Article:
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Childhood memories preserved at the Lunchbox Museum

Ready for a Box Lunch? Nancy Giles certainly is: 

“Charlie’s Angels” …  “Scooby Doo” … the Harlem Globetrotters”!

Open up a lunchbox, and you’ll find it’s full of childhood memories.

Allen Woodall is the founder of the Lunchbox Museum, a time capsule in Columbus, Ga.

“Used to be a peanut butter and banana in there.” Woodall said of one. And you can still smell it!


The first kids’ lunchbox, from 1935, featured Mickey Mouse.

CBS News

Woodall has around 1,000 lunchboxes in different shapes and sizes, including Mickey Mouse, the first popular character to appear on a lunchbox back in 1935.

But it wasn’t ’till the 1950s that the idea really took off. That’s when savvy advertisers latched on to the potential.

“They started putting all the characters that were on television on lunch boxes, saying, ‘What a great marketing tool,” he said.

And the kids didn’t even realize that they were helping sell these shows, like “The Addams Family,” “Welcome Back, Kotter,” and “Laugh-In.”

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Just one of the hundreds of lunchboxes on display at the Lunchbox Museum in Columbus, Ga.

CBS News

For Woodall, the best part of his day is reuniting museum-goers like Bert Rooks with lunchboxes like the ones they had as kids. Woodall presented Rooks with a Marvel Comics Super Heroes lunch box, featuring Spider-Man, Thor and Captain America.

“Look at that smile on his face!’ Giles said.

“That’s the one,” Rooks said, spotting the lunch box. “Yeah. I had a thermos with mine. But it looks smaller now that I’m older, you know?”

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Allen Woodall reunited Bert Rooks with a Marvel Comic Super Heroes lunchbox like the one he had as a kid.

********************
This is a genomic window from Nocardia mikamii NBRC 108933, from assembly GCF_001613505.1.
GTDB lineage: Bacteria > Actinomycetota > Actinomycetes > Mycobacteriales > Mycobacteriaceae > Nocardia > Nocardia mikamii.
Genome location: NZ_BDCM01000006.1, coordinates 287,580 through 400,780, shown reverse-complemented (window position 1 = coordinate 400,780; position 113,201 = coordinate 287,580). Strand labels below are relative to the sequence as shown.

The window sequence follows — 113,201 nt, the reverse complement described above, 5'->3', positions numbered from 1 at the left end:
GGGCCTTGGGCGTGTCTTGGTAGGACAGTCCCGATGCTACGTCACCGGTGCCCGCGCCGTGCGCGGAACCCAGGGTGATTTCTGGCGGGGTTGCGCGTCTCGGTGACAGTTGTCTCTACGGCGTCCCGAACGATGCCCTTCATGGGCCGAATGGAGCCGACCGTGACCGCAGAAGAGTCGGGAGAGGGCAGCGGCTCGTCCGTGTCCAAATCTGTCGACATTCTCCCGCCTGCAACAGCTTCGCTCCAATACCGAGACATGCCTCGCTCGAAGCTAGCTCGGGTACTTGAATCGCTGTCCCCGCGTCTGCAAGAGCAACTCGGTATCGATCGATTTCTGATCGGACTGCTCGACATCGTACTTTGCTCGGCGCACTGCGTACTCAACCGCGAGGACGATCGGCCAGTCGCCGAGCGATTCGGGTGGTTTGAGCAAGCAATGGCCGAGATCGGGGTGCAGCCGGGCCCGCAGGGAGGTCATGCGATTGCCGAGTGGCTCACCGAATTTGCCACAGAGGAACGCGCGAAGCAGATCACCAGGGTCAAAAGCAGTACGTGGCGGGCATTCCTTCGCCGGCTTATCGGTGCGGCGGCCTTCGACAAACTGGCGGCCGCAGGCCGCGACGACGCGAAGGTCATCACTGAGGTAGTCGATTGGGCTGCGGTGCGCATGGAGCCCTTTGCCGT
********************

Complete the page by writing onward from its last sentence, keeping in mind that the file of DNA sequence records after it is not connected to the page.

CBS News

“How does that make you feel holding it?” Giles asked.

“I don’t know. It takes me back. It takes me back. It really does.”

In 1985 Rambo marked the end of the metal lunch box era.

Why? “A group of moms down in Florida back in the early ’80s said, ‘Hey, these lunch boxes, metal boxes, are dangerous weapons. Kids are fighting with them. So we want to get ’em out!'”

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Rambo, the kiss of death for metal lunchboxes. 

CBS News

And it didn’t help that plastic was a lot cheaper to manufacture.

Which got Giles thinking: What’s the appetite for lunchboxes these days?

She decided to go out to lunch at her old stomping ground, formally P.S. 30, now P.S. 354 in Queens. There were soft lunch boxes a-plenty, with Dory from the Pixar animated film, Superman, and a Justice “Dream on, Dreamer” lunch tote.

Giles showed the kids her metal Peanuts lunch box. “Well, when I was your age, we didn’t have the soft boxes; this is what we got,” she said.

But they knew who Charlie Brown was!

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Nancy Giles checks out the lunch boxes, and show off her own, at P.S. 354, the STEM Institute of Queens. 

CBS News

Maybe one day these kids will be looking for their childhood memories at the Lunchbox Museum. 

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